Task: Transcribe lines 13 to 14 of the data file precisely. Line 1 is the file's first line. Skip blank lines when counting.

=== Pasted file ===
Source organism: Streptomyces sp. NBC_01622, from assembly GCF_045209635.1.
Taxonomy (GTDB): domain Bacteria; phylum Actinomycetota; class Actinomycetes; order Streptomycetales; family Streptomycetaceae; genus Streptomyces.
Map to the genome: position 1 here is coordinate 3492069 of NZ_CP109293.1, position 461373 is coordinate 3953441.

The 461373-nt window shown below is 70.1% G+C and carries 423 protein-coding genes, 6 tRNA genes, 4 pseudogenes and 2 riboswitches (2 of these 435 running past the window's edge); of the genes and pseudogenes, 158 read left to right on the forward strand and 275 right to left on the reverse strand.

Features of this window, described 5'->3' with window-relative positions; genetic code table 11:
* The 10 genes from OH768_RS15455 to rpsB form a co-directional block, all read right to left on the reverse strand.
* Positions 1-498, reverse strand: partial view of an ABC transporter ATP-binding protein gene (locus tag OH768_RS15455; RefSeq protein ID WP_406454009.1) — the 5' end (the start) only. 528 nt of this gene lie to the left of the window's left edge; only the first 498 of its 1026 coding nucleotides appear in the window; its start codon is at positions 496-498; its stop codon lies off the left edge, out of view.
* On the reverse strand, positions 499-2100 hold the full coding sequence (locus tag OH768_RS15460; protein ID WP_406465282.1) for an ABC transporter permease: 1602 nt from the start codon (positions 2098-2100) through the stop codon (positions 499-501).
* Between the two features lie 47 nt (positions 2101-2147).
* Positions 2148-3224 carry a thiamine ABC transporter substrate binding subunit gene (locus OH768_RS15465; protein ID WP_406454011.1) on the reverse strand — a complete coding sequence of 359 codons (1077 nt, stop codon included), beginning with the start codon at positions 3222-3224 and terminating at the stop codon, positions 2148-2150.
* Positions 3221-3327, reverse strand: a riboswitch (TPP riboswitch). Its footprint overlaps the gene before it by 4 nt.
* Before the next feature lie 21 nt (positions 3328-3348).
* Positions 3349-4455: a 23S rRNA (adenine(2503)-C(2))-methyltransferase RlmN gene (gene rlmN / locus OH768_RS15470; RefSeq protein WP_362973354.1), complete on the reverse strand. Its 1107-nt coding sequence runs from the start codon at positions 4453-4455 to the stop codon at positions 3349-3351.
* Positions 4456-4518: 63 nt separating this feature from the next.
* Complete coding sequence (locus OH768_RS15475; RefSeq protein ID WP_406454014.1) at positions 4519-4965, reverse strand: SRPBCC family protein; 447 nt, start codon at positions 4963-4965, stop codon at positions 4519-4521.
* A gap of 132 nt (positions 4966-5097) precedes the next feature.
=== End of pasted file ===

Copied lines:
* Positions 3349-4455: a 23S rRNA (adenine(2503)-C(2))-methyltransferase RlmN gene (gene rlmN / locus OH768_RS15470; RefSeq protein WP_362973354.1), complete on the reverse strand. Its 1107-nt coding sequence runs from the start codon at positions 4453-4455 to the stop codon at positions 3349-3351.
* Positions 4456-4518: 63 nt separating this feature from the next.